James’ military career took him away from Scotland for many years. His military records detail the battles he participated in during the Napoleonic wars and gives us some insight into the realities of life for a military family of that time. His military records indicate that he spent four years in Portugal, Spain and France between 15 April 1808 and 18 September 1815, serving in the 91st Regiment of Foot and eleven years in the Canadas.

On 2 April 1808 he became a private, military number 13, in the 91st Regiment of Foot, his attestation taking place at Stirling, Stirlingshire. He seems to have been transported to Europe very shortly after.

In November 1808 the British army advanced into Spain with orders to assist the Spanish armies in their struggle against the invading forces of Napoleon. The British, led by Moore, decided to attack the French, led by Soult, and his scattered and isolated 16,000-man corps’ at Carrión. Moore opened his attack with a successful raid by Lieutenant-General Paget’s cavalry on the French picquets at Sahagún on 21 December.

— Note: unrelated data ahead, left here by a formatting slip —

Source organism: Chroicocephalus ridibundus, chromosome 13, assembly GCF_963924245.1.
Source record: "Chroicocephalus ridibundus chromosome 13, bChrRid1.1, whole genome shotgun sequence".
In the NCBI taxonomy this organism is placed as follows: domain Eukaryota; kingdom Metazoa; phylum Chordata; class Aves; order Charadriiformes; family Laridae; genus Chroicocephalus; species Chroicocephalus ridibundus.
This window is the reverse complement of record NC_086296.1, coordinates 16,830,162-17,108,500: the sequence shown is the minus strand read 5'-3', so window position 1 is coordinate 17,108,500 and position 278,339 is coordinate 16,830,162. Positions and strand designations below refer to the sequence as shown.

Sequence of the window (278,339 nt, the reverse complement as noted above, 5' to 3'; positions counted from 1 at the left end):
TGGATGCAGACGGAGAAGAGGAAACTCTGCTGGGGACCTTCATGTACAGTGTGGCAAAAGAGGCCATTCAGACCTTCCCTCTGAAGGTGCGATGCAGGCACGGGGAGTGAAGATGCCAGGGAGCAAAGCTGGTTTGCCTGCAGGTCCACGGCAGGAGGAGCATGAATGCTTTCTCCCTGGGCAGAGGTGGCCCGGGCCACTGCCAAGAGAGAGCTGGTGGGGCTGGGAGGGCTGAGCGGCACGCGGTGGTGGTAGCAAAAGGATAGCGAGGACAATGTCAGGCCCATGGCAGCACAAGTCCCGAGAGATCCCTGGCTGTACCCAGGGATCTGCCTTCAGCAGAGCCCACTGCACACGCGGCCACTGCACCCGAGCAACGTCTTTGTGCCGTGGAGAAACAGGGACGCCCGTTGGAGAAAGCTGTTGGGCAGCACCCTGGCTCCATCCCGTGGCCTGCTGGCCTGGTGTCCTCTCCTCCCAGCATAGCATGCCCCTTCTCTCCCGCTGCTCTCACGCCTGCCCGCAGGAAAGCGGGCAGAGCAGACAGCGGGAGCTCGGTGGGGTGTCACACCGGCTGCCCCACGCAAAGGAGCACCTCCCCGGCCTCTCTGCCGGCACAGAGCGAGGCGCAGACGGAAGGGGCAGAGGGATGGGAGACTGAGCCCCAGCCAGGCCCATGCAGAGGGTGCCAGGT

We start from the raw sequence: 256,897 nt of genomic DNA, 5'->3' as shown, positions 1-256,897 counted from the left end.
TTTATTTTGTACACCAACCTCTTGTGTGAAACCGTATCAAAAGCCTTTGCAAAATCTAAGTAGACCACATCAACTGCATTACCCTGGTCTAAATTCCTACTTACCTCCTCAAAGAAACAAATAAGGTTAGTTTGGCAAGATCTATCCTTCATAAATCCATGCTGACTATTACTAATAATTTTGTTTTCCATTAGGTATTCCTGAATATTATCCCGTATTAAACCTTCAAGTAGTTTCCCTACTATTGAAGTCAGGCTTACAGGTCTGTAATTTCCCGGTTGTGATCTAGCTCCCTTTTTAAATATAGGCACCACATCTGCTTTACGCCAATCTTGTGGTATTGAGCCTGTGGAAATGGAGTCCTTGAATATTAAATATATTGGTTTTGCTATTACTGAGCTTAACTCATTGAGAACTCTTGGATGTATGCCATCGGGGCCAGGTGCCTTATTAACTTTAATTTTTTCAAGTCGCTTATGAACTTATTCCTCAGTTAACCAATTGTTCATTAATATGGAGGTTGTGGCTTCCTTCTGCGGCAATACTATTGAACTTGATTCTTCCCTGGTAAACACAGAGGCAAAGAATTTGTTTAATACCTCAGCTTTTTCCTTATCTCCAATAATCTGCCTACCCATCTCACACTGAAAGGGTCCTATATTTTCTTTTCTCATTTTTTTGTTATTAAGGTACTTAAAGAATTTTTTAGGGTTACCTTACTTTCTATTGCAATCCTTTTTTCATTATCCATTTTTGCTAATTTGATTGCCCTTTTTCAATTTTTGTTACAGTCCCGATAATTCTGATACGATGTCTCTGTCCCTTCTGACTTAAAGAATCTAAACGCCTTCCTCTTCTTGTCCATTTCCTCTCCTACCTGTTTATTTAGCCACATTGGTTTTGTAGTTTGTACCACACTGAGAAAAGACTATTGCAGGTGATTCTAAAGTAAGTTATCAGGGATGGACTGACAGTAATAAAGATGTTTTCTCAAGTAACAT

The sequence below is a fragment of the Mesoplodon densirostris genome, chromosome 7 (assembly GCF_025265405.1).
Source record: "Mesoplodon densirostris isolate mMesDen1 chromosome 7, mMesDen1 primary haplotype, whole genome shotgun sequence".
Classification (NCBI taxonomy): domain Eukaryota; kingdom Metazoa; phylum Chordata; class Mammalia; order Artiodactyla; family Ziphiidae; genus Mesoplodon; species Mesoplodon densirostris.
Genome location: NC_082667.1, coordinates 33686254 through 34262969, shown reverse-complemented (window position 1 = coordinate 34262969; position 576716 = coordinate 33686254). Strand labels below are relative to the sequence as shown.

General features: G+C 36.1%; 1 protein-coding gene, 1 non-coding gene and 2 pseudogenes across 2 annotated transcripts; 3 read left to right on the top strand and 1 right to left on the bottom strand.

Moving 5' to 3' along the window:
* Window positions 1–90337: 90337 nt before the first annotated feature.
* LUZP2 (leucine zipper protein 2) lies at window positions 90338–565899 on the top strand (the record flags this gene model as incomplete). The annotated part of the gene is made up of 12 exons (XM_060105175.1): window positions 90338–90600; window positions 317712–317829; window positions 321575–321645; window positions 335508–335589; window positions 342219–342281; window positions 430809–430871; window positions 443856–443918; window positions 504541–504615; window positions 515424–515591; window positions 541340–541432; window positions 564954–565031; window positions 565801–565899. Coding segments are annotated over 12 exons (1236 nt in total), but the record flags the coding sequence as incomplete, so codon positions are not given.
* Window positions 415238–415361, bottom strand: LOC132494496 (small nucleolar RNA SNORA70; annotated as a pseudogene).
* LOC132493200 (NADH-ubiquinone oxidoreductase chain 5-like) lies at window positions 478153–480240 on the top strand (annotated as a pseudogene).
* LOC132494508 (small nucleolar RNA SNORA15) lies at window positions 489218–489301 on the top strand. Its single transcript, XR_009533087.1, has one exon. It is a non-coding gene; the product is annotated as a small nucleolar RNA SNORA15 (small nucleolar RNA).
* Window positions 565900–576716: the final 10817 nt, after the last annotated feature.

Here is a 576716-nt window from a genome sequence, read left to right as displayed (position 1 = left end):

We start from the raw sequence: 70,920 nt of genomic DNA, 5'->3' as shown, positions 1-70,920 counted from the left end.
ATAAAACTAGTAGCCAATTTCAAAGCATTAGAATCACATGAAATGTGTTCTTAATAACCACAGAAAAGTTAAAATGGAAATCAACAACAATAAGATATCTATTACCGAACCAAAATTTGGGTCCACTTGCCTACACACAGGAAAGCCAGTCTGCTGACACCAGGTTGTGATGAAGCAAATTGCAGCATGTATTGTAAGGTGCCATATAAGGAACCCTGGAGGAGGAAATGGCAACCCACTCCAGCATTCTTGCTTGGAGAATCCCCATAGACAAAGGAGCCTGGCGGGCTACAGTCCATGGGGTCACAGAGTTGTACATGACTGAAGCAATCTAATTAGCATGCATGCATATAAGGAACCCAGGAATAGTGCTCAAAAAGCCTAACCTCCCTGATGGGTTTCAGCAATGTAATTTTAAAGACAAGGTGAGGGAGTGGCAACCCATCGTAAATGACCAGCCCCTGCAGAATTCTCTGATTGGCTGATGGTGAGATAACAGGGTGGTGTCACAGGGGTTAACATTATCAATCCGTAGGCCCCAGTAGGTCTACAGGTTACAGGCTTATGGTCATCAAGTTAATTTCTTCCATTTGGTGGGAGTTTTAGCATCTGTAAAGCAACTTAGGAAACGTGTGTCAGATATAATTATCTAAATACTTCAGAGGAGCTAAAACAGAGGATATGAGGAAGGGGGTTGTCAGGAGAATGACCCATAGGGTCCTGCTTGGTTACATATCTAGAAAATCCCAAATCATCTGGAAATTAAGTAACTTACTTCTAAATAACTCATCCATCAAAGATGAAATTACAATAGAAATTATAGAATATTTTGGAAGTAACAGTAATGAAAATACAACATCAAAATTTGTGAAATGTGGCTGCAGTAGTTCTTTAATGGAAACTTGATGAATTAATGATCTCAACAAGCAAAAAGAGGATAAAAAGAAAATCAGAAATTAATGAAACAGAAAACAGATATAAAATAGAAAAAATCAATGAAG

Abandoning plans to immediately conquer Seville and Portugal, Napoleon rapidly amassed 80,000 troops and debouched from the Sierra de Guadarrama into the plains of Old Castile to encircle the British Army. Moore retreated for the safety of the British fleet at La Coruna and Soult failed to intercept him. The rearguard of La Romana’s retreating force was overrun at Mansilla on 30 December by Soult, who captured León the next day. Moore’s retreat was marked by a breakdown of discipline in many regiments and punctuated by stubborn rearguard actions at Benavente and Cacabelos.

Soult pursued the British across northern Spain. Both armies suffered harsh winter conditions and when they eventually reached the port of Corunna, on the northern coast of Galicia in Spain, a few days ahead of the French, they found their transport ships had not arrived. The fleet arrived after a couple of days and the British were in the midst of embarking when the French forces launched an attack. They forced the British to fight another battle before being able to depart for England.